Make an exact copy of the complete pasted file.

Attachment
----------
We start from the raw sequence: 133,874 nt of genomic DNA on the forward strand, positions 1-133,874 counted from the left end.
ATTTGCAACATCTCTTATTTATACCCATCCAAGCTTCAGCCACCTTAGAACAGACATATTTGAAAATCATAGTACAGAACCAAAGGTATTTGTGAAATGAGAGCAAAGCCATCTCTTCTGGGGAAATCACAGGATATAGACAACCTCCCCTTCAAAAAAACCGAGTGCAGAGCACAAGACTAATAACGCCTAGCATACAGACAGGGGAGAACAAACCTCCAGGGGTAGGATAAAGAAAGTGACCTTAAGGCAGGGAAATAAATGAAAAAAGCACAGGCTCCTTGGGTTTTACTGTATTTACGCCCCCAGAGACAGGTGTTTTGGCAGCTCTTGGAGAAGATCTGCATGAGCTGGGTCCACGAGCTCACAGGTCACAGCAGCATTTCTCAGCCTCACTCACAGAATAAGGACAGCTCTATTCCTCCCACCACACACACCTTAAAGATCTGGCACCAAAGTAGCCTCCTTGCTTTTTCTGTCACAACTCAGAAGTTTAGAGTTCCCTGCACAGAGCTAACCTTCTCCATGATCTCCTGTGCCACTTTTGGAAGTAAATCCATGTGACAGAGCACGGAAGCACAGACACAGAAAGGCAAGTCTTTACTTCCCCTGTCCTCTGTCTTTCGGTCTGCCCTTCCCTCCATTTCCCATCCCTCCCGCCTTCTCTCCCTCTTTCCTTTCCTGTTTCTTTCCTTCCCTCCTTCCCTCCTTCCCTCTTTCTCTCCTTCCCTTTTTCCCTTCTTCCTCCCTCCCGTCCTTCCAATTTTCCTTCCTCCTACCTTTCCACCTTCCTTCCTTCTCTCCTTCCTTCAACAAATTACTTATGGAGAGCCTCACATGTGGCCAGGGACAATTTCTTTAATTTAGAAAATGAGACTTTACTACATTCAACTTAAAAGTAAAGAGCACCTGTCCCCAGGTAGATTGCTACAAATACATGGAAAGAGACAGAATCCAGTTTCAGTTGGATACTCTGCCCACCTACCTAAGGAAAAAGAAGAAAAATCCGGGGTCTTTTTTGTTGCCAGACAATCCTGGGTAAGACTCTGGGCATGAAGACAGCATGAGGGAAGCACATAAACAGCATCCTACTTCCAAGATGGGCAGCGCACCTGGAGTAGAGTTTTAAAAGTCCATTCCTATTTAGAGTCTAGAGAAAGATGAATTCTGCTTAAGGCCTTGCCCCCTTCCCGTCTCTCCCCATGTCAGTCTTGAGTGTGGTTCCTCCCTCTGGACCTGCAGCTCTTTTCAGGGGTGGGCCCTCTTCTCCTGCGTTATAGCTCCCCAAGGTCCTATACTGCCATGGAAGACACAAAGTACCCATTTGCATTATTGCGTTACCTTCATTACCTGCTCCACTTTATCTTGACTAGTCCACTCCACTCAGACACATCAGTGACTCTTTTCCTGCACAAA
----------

We start from the raw sequence: 133,874 nt of genomic DNA on the forward strand, positions 1-133,874 counted from the left end.
ATTTGCAACATCTCTTATTTATACCCATCCAAGCTTCAGCCACCTTAGAACAGACATATTTGAAAATCATAGTACAGAACCAAAGGTATTTGTGAAATGAGAGCAAAGCCATCTCTTCTGGGGAAATCACAGGATATAGACAACCTCCCCTTCAAAAAAACCGAGTGCAGAGCACAAGACTAATAACGCCTAGCATACAGACAGGGGAGAACAAACCTCCAGGGGTAGGATAAAGAAAGTGACCTTAAGGCAGGGAAATAAATGAAAAAAGCACAGGCTCCTTGGGTTTTACTGTATTTACGCCCCCAGAGACAGGTGTTTTGGCAGCTCTTGGAGAAGATCTGCATGAGCTGGGTCCACGAGCTCACAGGTCACAGCAGCATTTCTCAGCCTCACTCACAGAATAAGGACAGCTCTATTCCTCCCACCACACACACCTTAAAGATCTGGCACCAAAGTAGCCTCCTTGCTTTTTCTGTCACAACTCAGAAGTTTAGAGTTCCCTGCACAGAGCTAACCTTCTCCATGATCTCCTGTGCCACTTTTGGAAGTAAATCCATGTGACAGAGCACGGAAGCACAGACACAGAAAGGCAAGTCTTTACTTCCCCTGTCCTCTGTCTTTCGGTCTGCCCTTCCCTCCATTTCCCATCCCTCCCGCCTTCTCTCCCTCTTTCCTTTCCTGTTTCTTTCCTTCCCTCCTTCCCTCCTTCCCTCTTTCTCTCCTTCCCTTTTTCCCTTCTTCCTCCCTCCCGTCCTTCCAATTTTCCTTCCTCCTACCTTTCCACCTTCCTTCCTTCTCTCCTTCCTTCAACAAATTACTTATGGAGAGCCTCACATGTGGCCAGGGACAATTTCTTTAATTTAGAAAATGAGACTTTACTACATTCAACTTAAAAGTAAAGAGCACCTGTCCCCAGGTAGATTGCTACAAATACATGGAAAGAGACAGAATCCAGTTTCAGTTGGATACTCTGCCCACCTACCTAAGGAAAAAGAAGAAAAATCCGGGGTCTTTTTTGTTGCCAGACAATCCTGGGTAAGACTCTGGGCATGAAGACAGCATGAGGGAAGCACATAAACAGCATCCTACTTCCAAGATGGGCAGCGCACCTGGAGTAGAGTTTTAAAAGTCCATTCCTATTTAGAGTCTAGAGAAAGATGAATTCTGCTTAAGGCCTTGCCCCCTTCCCGTCTCTCCCCATGTCAGTCTTGAGTGTGGTTCCTCCCTCTGGACCTGCAGCTCTTTTCAGGGGTGGGCCCTCTTCTCCTGCGTTATAGCTCCCCAAGGTCCTATACTGCCATGGAAGACACAAAGTACCCATTTGCATTATTGCGTTACCTTCATTACCTGCTCCACTTTATCTTGACTAGTCCACTCCACTCAGACACATCAGTGACTCTTTTCCTGCACAAA